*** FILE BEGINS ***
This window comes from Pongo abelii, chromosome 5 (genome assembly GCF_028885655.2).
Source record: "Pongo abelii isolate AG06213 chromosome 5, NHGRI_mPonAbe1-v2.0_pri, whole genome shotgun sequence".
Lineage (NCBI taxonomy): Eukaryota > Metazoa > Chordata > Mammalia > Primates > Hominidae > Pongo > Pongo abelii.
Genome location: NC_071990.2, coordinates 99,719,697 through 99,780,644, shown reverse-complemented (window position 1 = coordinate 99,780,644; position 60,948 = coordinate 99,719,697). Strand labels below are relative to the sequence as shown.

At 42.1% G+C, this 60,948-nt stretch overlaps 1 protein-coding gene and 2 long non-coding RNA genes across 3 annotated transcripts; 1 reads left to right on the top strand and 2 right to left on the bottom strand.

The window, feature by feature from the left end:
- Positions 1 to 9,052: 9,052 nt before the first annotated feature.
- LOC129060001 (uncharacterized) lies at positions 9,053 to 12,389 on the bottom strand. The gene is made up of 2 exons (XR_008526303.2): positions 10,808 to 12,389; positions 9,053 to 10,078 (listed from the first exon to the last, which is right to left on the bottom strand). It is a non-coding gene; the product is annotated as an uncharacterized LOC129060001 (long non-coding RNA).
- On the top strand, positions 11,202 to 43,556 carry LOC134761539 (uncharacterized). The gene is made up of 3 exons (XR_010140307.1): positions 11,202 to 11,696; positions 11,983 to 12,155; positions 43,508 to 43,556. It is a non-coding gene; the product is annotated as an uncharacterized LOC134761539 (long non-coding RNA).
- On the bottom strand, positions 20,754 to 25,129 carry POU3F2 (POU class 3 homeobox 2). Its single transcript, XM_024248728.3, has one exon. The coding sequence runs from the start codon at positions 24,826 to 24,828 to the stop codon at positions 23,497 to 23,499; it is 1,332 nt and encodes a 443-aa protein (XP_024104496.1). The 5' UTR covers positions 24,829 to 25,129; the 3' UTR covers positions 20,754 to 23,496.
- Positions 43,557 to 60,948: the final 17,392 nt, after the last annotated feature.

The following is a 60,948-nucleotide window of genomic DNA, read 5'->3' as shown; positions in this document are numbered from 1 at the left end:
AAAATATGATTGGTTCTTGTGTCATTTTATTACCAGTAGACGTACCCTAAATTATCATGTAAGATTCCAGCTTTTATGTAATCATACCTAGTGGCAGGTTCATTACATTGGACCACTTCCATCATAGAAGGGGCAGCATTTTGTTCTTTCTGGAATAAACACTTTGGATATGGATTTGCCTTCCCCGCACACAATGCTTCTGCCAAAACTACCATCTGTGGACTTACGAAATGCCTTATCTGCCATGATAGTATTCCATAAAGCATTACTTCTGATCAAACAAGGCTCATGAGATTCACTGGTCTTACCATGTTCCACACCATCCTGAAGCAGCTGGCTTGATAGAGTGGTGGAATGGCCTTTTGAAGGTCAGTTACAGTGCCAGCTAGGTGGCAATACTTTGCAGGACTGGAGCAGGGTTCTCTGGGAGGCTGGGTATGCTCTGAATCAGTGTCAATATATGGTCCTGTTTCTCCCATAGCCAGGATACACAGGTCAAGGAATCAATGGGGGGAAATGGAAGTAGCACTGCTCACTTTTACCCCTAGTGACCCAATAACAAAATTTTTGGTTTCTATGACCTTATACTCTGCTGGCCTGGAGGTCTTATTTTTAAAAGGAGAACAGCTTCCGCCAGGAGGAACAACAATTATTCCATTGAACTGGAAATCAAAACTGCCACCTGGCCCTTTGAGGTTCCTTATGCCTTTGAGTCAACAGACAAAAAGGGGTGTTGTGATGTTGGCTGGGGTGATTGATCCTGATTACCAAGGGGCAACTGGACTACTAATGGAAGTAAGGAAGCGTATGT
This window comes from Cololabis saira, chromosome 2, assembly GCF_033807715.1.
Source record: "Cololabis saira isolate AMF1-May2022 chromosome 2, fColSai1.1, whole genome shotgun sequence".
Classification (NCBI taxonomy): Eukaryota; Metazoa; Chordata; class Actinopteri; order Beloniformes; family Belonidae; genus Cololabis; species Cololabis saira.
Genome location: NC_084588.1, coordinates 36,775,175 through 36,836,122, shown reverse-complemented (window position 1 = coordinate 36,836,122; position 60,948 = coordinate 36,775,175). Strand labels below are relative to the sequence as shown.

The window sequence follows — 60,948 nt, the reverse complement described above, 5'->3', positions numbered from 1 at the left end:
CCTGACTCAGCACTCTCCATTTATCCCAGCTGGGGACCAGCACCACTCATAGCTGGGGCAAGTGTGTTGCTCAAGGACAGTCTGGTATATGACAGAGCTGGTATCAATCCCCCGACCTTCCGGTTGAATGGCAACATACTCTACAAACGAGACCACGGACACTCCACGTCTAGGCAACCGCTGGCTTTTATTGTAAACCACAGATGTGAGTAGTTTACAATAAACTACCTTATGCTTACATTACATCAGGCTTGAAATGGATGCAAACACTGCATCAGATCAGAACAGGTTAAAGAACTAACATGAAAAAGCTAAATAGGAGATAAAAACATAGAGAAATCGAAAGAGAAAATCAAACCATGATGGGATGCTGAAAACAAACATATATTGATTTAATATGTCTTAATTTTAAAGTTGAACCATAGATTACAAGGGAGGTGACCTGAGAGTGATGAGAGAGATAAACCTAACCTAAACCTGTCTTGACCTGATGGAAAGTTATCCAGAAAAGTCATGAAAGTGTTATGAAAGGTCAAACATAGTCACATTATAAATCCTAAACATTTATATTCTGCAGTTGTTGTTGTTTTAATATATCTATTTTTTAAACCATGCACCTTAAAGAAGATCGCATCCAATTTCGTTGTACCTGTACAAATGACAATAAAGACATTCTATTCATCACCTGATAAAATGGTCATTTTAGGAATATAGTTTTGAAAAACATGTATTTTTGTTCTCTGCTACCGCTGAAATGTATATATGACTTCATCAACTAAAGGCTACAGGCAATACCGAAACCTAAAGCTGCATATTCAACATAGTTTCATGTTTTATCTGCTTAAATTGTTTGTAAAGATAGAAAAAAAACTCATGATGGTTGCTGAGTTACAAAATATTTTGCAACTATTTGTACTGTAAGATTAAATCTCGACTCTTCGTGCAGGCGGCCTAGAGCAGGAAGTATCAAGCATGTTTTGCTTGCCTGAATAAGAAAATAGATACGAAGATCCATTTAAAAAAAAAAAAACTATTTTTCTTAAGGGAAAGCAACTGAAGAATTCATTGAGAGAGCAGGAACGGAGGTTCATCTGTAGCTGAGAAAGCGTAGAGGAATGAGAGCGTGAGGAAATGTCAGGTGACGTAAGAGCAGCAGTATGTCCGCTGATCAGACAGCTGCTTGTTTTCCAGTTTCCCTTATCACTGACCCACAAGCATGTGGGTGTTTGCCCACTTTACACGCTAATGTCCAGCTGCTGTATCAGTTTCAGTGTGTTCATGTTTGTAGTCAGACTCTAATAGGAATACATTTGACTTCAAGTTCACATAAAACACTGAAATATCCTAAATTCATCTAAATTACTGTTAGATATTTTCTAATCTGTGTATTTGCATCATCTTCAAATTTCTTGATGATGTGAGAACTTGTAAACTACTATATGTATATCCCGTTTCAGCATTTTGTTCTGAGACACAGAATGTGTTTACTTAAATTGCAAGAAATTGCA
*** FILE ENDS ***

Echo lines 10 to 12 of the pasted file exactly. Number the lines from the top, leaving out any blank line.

- On the bottom strand, positions 20,754 to 25,129 carry POU3F2 (POU class 3 homeobox 2). Its single transcript, XM_024248728.3, has one exon. The coding sequence runs from the start codon at positions 24,826 to 24,828 to the stop codon at positions 23,497 to 23,499; it is 1,332 nt and encodes a 443-aa protein (XP_024104496.1). The 5' UTR covers positions 24,829 to 25,129; the 3' UTR covers positions 20,754 to 23,496.
- Positions 43,557 to 60,948: the final 17,392 nt, after the last annotated feature.

The following is a 60,948-nucleotide window of genomic DNA, read 5'->3' as shown; positions in this document are numbered from 1 at the left end: